Whatever situation you’re in (life, business, relationships), it’s not over until it’s over. Broken relationships can be healed. Healthy relationships can be cultivated. New opportunities can be leveraged. Old habits can be forgotten and new habits begun. It’s not over until it’s over.

5. Sometimes you need a break

There are players from the bench, who didn’t start the game, that made huge differences in the outcome. As starters got tired or injured, their replacement from the bench came in and had a job to do.

We must keep in mind that we are not the Energizer bunny. We need a break. We need to allow someone else to take ownership at times so we can have a day off. Healthy leaders realize it is necessary to take a break now and then. It keeps you fresh and focused.

6. Winners take risks

The final drive of the game, as Deshaun Watson is slinging passes, Clemson is taking a risk. They could have played it safe and gone after a field goal to tie the game instead of a touchdown to win it. But they kept passing! There was a risk of interception, a risk of time running out, but they kept pushing and taking the risk. It definitely paid off!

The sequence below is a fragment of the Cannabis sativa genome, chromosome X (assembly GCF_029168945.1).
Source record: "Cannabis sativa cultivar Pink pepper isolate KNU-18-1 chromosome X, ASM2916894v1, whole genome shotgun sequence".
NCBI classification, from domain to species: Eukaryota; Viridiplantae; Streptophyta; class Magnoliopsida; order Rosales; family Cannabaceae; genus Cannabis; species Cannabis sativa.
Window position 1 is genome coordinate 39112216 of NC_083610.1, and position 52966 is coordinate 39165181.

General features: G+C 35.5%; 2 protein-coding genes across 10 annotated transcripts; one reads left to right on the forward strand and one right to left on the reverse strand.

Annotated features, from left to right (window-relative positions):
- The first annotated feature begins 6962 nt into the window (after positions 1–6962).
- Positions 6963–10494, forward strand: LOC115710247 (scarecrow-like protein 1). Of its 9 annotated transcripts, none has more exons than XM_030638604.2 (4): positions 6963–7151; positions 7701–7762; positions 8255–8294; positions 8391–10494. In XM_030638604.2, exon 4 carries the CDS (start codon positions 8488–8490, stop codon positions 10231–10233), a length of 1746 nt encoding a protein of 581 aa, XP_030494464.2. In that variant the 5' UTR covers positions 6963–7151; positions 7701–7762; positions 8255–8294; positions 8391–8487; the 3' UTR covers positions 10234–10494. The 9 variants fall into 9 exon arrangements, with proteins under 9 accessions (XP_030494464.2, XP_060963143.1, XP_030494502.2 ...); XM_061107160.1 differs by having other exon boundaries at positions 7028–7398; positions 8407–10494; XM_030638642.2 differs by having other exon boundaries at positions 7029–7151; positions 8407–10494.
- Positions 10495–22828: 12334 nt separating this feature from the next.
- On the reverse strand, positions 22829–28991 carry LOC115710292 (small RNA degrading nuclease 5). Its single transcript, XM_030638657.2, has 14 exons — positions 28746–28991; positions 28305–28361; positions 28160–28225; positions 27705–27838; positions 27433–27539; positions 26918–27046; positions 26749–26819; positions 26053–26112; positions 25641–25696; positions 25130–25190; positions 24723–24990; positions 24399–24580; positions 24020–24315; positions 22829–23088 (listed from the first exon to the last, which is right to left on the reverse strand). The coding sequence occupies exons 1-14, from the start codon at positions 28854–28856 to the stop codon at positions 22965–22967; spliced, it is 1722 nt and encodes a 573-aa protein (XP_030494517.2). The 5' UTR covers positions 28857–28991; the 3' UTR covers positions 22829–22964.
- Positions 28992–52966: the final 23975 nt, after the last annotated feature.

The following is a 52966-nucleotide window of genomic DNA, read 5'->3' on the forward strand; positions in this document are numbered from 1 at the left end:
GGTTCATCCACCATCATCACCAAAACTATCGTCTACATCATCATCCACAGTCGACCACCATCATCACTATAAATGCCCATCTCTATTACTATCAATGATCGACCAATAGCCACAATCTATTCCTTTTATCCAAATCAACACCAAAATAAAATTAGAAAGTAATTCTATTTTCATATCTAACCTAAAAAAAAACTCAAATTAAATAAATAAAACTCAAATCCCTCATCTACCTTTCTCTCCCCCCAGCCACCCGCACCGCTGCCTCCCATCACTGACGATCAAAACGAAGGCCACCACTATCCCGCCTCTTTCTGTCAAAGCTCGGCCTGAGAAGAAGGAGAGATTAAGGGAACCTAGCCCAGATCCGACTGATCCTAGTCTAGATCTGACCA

Risks don’t always work out, which is what makes them risky. But winners know that it is hard to win long term without taking risks. Some risks are not worth taking, while others must be taken to move forward. Risk is a part of life and we must embrace it.

7. Leaders are resilient

Both teams were resilient until the very end. Clemson kept in the fight even after fumbling the ball multiple times. Alabama lost the lead, gave up the ball, but didn’t give up. They scored to get the lead back and never lost sight that the game is 60 minutes, not a second more or less.

No matter what set backs we face, what obstacles loom large in front, we must be resilient if we want to succeed. Push forward. Don’t let discouragement gain control. Push forward. Be resilient.


You should be playing chess, not checkers

Recently I read Mark Miller’s book, Chess Not Checkers. Being fairly new to the leadership game/leadership world, this was a reading for me that was full of incredible insight. Mark does an incredible job of taking leadership principles and implanting them very clearly into a story. The book is a quick read because it reads as a story, and yet it is a book that leaders should return to over and over to glean all of the incredible principles to elevate our leadership game.22647288